Back in the day when ‘link’ meant a connection between people or things and not an associated internet address, some Christians pointed out a link between certain times of the year, half to John the Baptist and the other share to Jesus. The solemnity that honors the birth of John is celebrated on June 24, beginning with a vigil the night before. The solemnity that honors the birth of Jesus is six months later on December 25 and begins when the sun sets the night before.
John was obviously older than Jesus, known just from the information in Luke’s Gospel. Mary’s cousin Elizabeth was near delivery when the Blessed Mother came to assist her, barely beginning a pregnancy herself. Mary returned home after John was born in plenty of time to prepare for Jesus’ arrival. Proponents of the season of John believe that the six months after his birth are dedicated to preparing for the Nativity of the Lord. Then, the next six months, the time of Jesus, takes the faithful through his early life, ministry, death, Resurrection, and the founding of the Christian faith by his followers.
Stephan is called the first martyr, and indeed, his execution, supervised by Saul of Tarsus is the first recorded in the Acts of the Apostles. John the Baptist is the first person in the Gospels to literally give body and blood for the faith. Bible readers know that he was a wild character: unkempt, lived on bugs and honey, and wore a camel-hair Tarzan suit. He never hesitated to speak up…or down. In the end, that’s what got him beheaded; he condemned the king and his live-in girlfriend for their illicit relationship. Or so they say!
What really got John the Baptist killed was his fervor to ready the way for a new meaning of faith, something Jewish scripture long promised. He prophesied that the words of the prophets were about to come to life, and he began to baptize people in cleansing waters. Each member of the entire dynasty of Herods was paranoid and afraid of losing his throne. John the Baptist was really killed because he had garnered too large a following. Herod Antipas was already unpopular with the Romans, so any excuse to end the life of the troublemaking Baptist would serve his purpose. This is the same Antipas who would one day give his consent to the execution of Jesus, as well.
John knew the risks when he started out; they were the same ones that later faced Peter and Paul, who are celebrated together annually on June 29. All three men were powerful messengers of the good news of Jesus Christ. They took words and deeds to a sometimes hostile people and professed salvation through the Lord. These were the same risks as those taken by the First Martyrs of Rome or Aloysius Gonzaga.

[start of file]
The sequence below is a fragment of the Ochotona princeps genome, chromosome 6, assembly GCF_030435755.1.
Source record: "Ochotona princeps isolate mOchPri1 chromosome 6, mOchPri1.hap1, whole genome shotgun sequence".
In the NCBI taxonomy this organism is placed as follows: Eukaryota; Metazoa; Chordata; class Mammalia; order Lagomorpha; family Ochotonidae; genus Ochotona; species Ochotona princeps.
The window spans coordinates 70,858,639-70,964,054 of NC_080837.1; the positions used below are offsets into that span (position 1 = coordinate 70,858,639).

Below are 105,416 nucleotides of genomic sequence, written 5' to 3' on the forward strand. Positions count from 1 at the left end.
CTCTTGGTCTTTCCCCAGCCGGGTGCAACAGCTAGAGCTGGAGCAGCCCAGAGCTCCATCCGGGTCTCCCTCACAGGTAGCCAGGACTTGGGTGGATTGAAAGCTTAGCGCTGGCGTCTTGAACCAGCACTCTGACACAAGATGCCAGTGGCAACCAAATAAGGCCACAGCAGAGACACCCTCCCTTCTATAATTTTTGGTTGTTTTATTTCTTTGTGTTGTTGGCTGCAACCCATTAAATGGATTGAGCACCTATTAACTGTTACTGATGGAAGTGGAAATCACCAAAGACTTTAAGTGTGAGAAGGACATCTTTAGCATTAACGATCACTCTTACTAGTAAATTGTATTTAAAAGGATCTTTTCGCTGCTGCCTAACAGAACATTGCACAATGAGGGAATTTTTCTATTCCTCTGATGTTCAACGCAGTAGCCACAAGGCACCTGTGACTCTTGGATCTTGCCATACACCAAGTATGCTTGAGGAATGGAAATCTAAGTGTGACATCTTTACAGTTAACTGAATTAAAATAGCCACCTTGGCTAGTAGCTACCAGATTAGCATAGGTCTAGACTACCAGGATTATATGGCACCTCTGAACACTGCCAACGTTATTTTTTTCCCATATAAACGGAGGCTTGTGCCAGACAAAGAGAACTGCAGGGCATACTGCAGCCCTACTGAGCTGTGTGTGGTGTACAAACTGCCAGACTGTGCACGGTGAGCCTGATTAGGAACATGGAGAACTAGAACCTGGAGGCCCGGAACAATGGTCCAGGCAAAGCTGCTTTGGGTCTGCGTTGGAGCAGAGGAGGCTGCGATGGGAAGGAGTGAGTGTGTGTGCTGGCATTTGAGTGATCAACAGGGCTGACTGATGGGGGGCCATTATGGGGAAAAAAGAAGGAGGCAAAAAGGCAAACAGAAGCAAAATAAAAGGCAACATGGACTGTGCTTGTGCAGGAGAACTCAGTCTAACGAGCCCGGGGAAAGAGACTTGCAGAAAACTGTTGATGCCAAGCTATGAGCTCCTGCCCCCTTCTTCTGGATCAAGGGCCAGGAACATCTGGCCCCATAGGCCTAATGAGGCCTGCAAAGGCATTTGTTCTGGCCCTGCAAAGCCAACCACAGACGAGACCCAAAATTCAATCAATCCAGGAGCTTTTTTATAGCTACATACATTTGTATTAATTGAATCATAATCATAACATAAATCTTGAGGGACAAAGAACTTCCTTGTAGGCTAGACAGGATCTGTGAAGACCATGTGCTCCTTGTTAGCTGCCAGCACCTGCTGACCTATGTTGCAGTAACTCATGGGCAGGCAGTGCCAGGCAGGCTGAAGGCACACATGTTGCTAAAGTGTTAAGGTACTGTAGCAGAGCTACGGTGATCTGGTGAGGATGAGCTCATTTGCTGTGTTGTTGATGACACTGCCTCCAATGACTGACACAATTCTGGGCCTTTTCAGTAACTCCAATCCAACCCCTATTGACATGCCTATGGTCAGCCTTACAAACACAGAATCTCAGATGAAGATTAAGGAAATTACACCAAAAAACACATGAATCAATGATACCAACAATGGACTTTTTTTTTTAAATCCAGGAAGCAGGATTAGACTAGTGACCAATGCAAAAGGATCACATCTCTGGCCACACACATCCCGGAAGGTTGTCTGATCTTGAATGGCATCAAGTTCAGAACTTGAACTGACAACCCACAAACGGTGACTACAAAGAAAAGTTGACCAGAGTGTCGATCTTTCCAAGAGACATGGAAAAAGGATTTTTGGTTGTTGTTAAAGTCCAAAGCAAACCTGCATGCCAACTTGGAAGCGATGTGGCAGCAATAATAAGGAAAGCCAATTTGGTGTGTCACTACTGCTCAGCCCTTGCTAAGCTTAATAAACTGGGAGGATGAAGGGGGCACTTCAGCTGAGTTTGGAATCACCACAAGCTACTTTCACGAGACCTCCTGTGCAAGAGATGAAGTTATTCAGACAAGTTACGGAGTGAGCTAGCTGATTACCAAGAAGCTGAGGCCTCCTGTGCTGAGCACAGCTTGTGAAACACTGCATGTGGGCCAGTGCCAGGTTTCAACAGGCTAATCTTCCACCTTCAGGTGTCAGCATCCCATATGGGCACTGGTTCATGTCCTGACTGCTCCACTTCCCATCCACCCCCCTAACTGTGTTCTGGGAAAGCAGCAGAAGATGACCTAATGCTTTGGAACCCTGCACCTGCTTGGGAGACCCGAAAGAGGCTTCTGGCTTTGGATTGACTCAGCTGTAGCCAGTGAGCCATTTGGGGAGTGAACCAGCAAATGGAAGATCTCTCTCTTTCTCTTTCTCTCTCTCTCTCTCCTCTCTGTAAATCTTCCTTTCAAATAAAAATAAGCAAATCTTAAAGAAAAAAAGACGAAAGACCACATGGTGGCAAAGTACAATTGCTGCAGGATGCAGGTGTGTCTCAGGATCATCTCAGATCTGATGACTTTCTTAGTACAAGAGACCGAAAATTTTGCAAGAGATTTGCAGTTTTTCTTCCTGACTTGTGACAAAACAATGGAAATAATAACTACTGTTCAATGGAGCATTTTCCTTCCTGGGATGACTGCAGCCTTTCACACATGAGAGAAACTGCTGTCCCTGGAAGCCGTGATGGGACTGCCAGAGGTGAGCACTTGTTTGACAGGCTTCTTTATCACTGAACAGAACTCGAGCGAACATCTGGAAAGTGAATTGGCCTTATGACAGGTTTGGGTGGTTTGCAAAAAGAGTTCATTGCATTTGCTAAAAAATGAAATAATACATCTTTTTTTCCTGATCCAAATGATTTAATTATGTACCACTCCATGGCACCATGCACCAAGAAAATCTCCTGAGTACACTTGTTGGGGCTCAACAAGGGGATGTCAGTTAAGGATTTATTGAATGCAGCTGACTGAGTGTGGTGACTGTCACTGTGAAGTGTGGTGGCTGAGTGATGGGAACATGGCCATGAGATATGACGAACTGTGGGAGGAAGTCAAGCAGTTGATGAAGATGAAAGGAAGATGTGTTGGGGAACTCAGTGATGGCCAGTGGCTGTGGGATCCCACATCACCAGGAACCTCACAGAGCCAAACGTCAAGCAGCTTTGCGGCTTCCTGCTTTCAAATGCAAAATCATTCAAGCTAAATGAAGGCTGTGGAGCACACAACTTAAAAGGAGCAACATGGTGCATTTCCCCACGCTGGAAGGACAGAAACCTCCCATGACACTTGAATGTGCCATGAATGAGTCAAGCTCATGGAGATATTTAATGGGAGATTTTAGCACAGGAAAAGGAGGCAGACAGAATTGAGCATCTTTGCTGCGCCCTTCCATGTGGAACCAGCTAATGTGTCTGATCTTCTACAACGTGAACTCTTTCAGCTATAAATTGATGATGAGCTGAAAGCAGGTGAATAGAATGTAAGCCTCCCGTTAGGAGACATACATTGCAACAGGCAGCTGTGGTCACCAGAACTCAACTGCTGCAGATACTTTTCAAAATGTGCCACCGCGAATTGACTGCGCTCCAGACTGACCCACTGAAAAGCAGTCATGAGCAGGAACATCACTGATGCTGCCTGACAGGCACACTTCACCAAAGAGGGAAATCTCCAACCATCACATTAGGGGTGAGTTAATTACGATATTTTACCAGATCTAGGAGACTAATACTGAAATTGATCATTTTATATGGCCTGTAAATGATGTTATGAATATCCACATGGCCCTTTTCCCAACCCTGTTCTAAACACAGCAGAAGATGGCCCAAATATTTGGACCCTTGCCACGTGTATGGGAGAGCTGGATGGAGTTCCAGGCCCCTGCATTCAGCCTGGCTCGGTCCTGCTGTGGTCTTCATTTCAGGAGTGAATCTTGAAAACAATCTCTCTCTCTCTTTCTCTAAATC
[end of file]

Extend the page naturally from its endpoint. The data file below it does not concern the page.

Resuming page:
Everyone has heard one version or another of an ancient tale of India about six blind men and an elephant. The story has been retold many times to support different ideas. Initially, it began with each man locating one part of the elephant and imagining that’s what the whole pachyderm was like. One man found the tail and perceived the beast was like a rope; one found the trunk and thought it was a hose, and so on. It took all of their imaginings to realize what the elephant really looked like. So, too, does the Body of Christ require the unique but combined impressions of all the faithful. Jesus is the bread, and we are the body that he feeds.
What gift have I, one may ask, and no doubt, many in history did the same. Noah created the first vineyard and then became the first drunk. Moses had a speech impediment, and couldn’t speak like Charlton Heston. His brother Aaron spoke for him. The Samaritan woman at the well had been married and divorced five times. John the Baptist had that atrocious lifestyle, and Peter denied even knowing Jesus. Some thought Paul a little too religious for their liking. David was an adulterer and a murderer, and Lazarus was dead. Yet, somehow, all these people served the Lord as part of his body.
His blood has flowed and will flow again. In our American homes we may not realize that the persecution of Christians is very much alive in the world today. According to the current campaign of Voice of the Martyrs www.persecution.com there are more than 30,000 Christians imprisoned and/or systematically tortured in North Korea today. Jesus assured his followers that there would be those who would persecute them only because of his namesake. In their blood, those persecuted Christians join with our Lord. There are more than fifty countries in the world in 2014 where the persecution of Christians or hostility towards them is blatant and public.
And then there were those who bore their suffering in silence and were thus, an even greater witness to the kingdom of God: the angels of the World War II death camps, the poor who never complained about their lot in life, and the always penitent souls like St Alexis or Julian of Norwich, and the hermits who abandoned worldly things to think only of the Lord.
With this conclusion to the three part series on the Body of Christ (Corpus Christi), one is called to remember that there is need of every individual in this Body. Although worded differently, each of the four Gospels ends with a call to mission. The faithful are urged to bring their individuality and their blindness to God’s table, so that all may see a complete picture. Like John the Baptist, all are called to open the doors and share the path. Christianity was never a religion for private individuals because part of that mission is the expression of our joy, and yet, privacy too is an expression of that faith. We are to love God and take care of one another. That is the Body and Blood of Christ. One bread, one Body!